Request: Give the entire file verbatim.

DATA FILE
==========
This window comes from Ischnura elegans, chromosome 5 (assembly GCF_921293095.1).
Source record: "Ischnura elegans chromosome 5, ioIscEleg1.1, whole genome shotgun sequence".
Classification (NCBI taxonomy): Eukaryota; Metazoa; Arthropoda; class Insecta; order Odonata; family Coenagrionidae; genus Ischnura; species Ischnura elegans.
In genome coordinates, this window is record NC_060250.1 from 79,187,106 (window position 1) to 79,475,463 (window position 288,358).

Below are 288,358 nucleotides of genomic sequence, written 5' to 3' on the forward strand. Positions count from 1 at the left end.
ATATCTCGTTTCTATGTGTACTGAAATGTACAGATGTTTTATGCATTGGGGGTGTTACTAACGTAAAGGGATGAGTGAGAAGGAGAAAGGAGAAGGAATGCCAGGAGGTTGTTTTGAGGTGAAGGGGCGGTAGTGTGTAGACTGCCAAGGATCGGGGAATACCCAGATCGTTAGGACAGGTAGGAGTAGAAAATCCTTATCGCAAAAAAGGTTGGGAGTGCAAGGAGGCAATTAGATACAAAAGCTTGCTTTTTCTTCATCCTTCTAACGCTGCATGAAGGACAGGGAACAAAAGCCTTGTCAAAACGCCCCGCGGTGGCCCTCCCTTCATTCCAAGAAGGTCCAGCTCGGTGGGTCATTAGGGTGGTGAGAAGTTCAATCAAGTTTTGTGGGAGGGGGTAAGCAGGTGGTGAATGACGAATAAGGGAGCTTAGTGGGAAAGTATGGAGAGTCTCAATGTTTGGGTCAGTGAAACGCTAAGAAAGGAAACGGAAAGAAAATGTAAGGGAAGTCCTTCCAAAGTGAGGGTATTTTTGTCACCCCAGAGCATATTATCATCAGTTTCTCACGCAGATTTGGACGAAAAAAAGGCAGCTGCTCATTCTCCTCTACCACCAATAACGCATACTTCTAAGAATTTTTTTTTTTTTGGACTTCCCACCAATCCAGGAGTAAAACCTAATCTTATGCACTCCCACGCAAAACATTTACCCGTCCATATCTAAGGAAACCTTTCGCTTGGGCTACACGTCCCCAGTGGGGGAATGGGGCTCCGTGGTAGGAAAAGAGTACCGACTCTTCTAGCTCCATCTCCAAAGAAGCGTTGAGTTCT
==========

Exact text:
This window comes from Ischnura elegans, chromosome 5 (assembly GCF_921293095.1).
Source record: "Ischnura elegans chromosome 5, ioIscEleg1.1, whole genome shotgun sequence".
Classification (NCBI taxonomy): Eukaryota; Metazoa; Arthropoda; class Insecta; order Odonata; family Coenagrionidae; genus Ischnura; species Ischnura elegans.
In genome coordinates, this window is record NC_060250.1 from 79,187,106 (window position 1) to 79,475,463 (window position 288,358).

Below are 288,358 nucleotides of genomic sequence, written 5' to 3' on the forward strand. Positions count from 1 at the left end.
ATATCTCGTTTCTATGTGTACTGAAATGTACAGATGTTTTATGCATTGGGGGTGTTACTAACGTAAAGGGATGAGTGAGAAGGAGAAAGGAGAAGGAATGCCAGGAGGTTGTTTTGAGGTGAAGGGGCGGTAGTGTGTAGACTGCCAAGGATCGGGGAATACCCAGATCGTTAGGACAGGTAGGAGTAGAAAATCCTTATCGCAAAAAAGGTTGGGAGTGCAAGGAGGCAATTAGATACAAAAGCTTGCTTTTTCTTCATCCTTCTAACGCTGCATGAAGGACAGGGAACAAAAGCCTTGTCAAAACGCCCCGCGGTGGCCCTCCCTTCATTCCAAGAAGGTCCAGCTCGGTGGGTCATTAGGGTGGTGAGAAGTTCAATCAAGTTTTGTGGGAGGGGGTAAGCAGGTGGTGAATGACGAATAAGGGAGCTTAGTGGGAAAGTATGGAGAGTCTCAATGTTTGGGTCAGTGAAACGCTAAGAAAGGAAACGGAAAGAAAATGTAAGGGAAGTCCTTCCAAAGTGAGGGTATTTTTGTCACCCCAGAGCATATTATCATCAGTTTCTCACGCAGATTTGGACGAAAAAAAGGCAGCTGCTCATTCTCCTCTACCACCAATAACGCATACTTCTAAGAATTTTTTTTTTTTTGGACTTCCCACCAATCCAGGAGTAAAACCTAATCTTATGCACTCCCACGCAAAACATTTACCCGTCCATATCTAAGGAAACCTTTCGCTTGGGCTACACGTCCCCAGTGGGGGAATGGGGCTCCGTGGTAGGAAAAGAGTACCGACTCTTCTAGCTCCATCTCCAAAGAAGCGTTGAGTTCT